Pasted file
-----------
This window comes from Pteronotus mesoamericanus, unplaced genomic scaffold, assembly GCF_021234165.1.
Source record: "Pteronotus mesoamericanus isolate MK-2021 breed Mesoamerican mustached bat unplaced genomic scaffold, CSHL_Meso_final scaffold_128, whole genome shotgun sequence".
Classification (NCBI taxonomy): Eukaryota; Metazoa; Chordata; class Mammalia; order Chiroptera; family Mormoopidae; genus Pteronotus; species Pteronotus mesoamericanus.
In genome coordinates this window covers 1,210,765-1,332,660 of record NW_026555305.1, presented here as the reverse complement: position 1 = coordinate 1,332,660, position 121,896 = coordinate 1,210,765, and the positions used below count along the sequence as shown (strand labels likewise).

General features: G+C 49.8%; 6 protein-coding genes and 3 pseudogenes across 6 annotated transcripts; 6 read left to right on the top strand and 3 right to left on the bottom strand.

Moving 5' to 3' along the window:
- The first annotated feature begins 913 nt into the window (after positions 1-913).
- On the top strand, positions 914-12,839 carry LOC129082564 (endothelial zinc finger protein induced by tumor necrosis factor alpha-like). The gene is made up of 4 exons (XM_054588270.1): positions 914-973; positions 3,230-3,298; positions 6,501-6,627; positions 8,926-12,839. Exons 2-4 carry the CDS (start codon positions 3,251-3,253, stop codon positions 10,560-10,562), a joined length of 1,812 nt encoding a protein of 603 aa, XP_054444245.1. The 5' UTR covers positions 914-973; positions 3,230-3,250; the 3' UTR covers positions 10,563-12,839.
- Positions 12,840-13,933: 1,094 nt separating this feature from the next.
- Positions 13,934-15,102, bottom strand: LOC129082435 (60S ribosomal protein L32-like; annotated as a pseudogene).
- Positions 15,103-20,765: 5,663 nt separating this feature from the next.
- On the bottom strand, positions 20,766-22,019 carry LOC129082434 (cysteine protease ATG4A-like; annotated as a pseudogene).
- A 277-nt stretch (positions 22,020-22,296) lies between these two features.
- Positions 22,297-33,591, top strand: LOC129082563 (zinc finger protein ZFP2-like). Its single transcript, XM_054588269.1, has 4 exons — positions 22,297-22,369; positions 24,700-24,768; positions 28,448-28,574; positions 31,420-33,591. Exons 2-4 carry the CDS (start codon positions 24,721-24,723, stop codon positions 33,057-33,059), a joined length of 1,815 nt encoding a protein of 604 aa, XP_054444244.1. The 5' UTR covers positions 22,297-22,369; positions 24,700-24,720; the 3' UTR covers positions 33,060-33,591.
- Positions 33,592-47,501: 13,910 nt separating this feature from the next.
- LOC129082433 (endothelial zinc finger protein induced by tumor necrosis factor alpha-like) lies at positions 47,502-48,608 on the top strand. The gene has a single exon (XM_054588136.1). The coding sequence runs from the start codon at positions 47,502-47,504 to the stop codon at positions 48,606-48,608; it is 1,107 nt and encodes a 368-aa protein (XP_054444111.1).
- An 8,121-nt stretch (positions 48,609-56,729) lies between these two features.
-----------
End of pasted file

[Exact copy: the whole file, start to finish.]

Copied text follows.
This window comes from Pteronotus mesoamericanus, unplaced genomic scaffold, assembly GCF_021234165.1.
Source record: "Pteronotus mesoamericanus isolate MK-2021 breed Mesoamerican mustached bat unplaced genomic scaffold, CSHL_Meso_final scaffold_128, whole genome shotgun sequence".
Classification (NCBI taxonomy): Eukaryota; Metazoa; Chordata; class Mammalia; order Chiroptera; family Mormoopidae; genus Pteronotus; species Pteronotus mesoamericanus.
In genome coordinates this window covers 1,210,765-1,332,660 of record NW_026555305.1, presented here as the reverse complement: position 1 = coordinate 1,332,660, position 121,896 = coordinate 1,210,765, and the positions used below count along the sequence as shown (strand labels likewise).

General features: G+C 49.8%; 6 protein-coding genes and 3 pseudogenes across 6 annotated transcripts; 6 read left to right on the top strand and 3 right to left on the bottom strand.

Moving 5' to 3' along the window:
- The first annotated feature begins 913 nt into the window (after positions 1-913).
- On the top strand, positions 914-12,839 carry LOC129082564 (endothelial zinc finger protein induced by tumor necrosis factor alpha-like). The gene is made up of 4 exons (XM_054588270.1): positions 914-973; positions 3,230-3,298; positions 6,501-6,627; positions 8,926-12,839. Exons 2-4 carry the CDS (start codon positions 3,251-3,253, stop codon positions 10,560-10,562), a joined length of 1,812 nt encoding a protein of 603 aa, XP_054444245.1. The 5' UTR covers positions 914-973; positions 3,230-3,250; the 3' UTR covers positions 10,563-12,839.
- Positions 12,840-13,933: 1,094 nt separating this feature from the next.
- Positions 13,934-15,102, bottom strand: LOC129082435 (60S ribosomal protein L32-like; annotated as a pseudogene).
- Positions 15,103-20,765: 5,663 nt separating this feature from the next.
- On the bottom strand, positions 20,766-22,019 carry LOC129082434 (cysteine protease ATG4A-like; annotated as a pseudogene).
- A 277-nt stretch (positions 22,020-22,296) lies between these two features.
- Positions 22,297-33,591, top strand: LOC129082563 (zinc finger protein ZFP2-like). Its single transcript, XM_054588269.1, has 4 exons — positions 22,297-22,369; positions 24,700-24,768; positions 28,448-28,574; positions 31,420-33,591. Exons 2-4 carry the CDS (start codon positions 24,721-24,723, stop codon positions 33,057-33,059), a joined length of 1,815 nt encoding a protein of 604 aa, XP_054444244.1. The 5' UTR covers positions 22,297-22,369; positions 24,700-24,720; the 3' UTR covers positions 33,060-33,591.
- Positions 33,592-47,501: 13,910 nt separating this feature from the next.
- LOC129082433 (endothelial zinc finger protein induced by tumor necrosis factor alpha-like) lies at positions 47,502-48,608 on the top strand. The gene has a single exon (XM_054588136.1). The coding sequence runs from the start codon at positions 47,502-47,504 to the stop codon at positions 48,606-48,608; it is 1,107 nt and encodes a 368-aa protein (XP_054444111.1).
- An 8,121-nt stretch (positions 48,609-56,729) lies between these two features.